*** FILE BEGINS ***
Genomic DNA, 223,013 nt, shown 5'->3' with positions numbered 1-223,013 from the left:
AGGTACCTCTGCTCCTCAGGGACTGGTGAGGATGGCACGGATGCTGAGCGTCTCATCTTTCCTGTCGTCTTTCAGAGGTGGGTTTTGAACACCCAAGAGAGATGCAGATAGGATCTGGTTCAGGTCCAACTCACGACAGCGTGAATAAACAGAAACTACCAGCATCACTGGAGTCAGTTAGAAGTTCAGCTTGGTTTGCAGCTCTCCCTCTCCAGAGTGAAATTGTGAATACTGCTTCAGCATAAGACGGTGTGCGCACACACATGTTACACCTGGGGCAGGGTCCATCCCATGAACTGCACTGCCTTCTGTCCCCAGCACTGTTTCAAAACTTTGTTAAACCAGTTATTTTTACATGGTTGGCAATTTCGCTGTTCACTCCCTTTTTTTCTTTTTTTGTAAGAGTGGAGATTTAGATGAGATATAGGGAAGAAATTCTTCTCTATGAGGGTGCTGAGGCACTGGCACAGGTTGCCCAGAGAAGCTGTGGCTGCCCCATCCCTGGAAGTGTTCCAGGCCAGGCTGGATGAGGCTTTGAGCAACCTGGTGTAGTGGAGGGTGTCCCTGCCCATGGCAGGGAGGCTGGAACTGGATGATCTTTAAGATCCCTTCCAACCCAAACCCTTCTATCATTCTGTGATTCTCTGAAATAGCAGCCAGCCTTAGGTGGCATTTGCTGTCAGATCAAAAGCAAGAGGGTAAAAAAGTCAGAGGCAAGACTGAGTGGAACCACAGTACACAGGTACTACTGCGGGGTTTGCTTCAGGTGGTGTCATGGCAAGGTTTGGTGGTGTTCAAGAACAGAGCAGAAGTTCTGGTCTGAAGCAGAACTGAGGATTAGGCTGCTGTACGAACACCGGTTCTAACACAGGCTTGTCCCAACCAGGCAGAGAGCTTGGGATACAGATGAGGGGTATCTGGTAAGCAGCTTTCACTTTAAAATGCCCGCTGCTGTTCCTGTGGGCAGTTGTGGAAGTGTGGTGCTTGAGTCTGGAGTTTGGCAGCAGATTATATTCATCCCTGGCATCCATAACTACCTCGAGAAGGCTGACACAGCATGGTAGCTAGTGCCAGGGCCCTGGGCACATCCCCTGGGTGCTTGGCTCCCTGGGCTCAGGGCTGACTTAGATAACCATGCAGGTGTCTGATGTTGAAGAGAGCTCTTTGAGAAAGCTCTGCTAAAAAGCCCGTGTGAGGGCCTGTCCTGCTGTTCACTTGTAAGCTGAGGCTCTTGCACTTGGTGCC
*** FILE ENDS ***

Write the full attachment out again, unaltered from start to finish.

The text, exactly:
Genomic DNA, 223,013 nt, shown 5'->3' with positions numbered 1-223,013 from the left:
AGGTACCTCTGCTCCTCAGGGACTGGTGAGGATGGCACGGATGCTGAGCGTCTCATCTTTCCTGTCGTCTTTCAGAGGTGGGTTTTGAACACCCAAGAGAGATGCAGATAGGATCTGGTTCAGGTCCAACTCACGACAGCGTGAATAAACAGAAACTACCAGCATCACTGGAGTCAGTTAGAAGTTCAGCTTGGTTTGCAGCTCTCCCTCTCCAGAGTGAAATTGTGAATACTGCTTCAGCATAAGACGGTGTGCGCACACACATGTTACACCTGGGGCAGGGTCCATCCCATGAACTGCACTGCCTTCTGTCCCCAGCACTGTTTCAAAACTTTGTTAAACCAGTTATTTTTACATGGTTGGCAATTTCGCTGTTCACTCCCTTTTTTTCTTTTTTTGTAAGAGTGGAGATTTAGATGAGATATAGGGAAGAAATTCTTCTCTATGAGGGTGCTGAGGCACTGGCACAGGTTGCCCAGAGAAGCTGTGGCTGCCCCATCCCTGGAAGTGTTCCAGGCCAGGCTGGATGAGGCTTTGAGCAACCTGGTGTAGTGGAGGGTGTCCCTGCCCATGGCAGGGAGGCTGGAACTGGATGATCTTTAAGATCCCTTCCAACCCAAACCCTTCTATCATTCTGTGATTCTCTGAAATAGCAGCCAGCCTTAGGTGGCATTTGCTGTCAGATCAAAAGCAAGAGGGTAAAAAAGTCAGAGGCAAGACTGAGTGGAACCACAGTACACAGGTACTACTGCGGGGTTTGCTTCAGGTGGTGTCATGGCAAGGTTTGGTGGTGTTCAAGAACAGAGCAGAAGTTCTGGTCTGAAGCAGAACTGAGGATTAGGCTGCTGTACGAACACCGGTTCTAACACAGGCTTGTCCCAACCAGGCAGAGAGCTTGGGATACAGATGAGGGGTATCTGGTAAGCAGCTTTCACTTTAAAATGCCCGCTGCTGTTCCTGTGGGCAGTTGTGGAAGTGTGGTGCTTGAGTCTGGAGTTTGGCAGCAGATTATATTCATCCCTGGCATCCATAACTACCTCGAGAAGGCTGACACAGCATGGTAGCTAGTGCCAGGGCCCTGGGCACATCCCCTGGGTGCTTGGCTCCCTGGGCTCAGGGCTGACTTAGATAACCATGCAGGTGTCTGATGTTGAAGAGAGCTCTTTGAGAAAGCTCTGCTAAAAAGCCCGTGTGAGGGCCTGTCCTGCTGTTCACTTGTAAGCTGAGGCTCTTGCACTTGGTGCC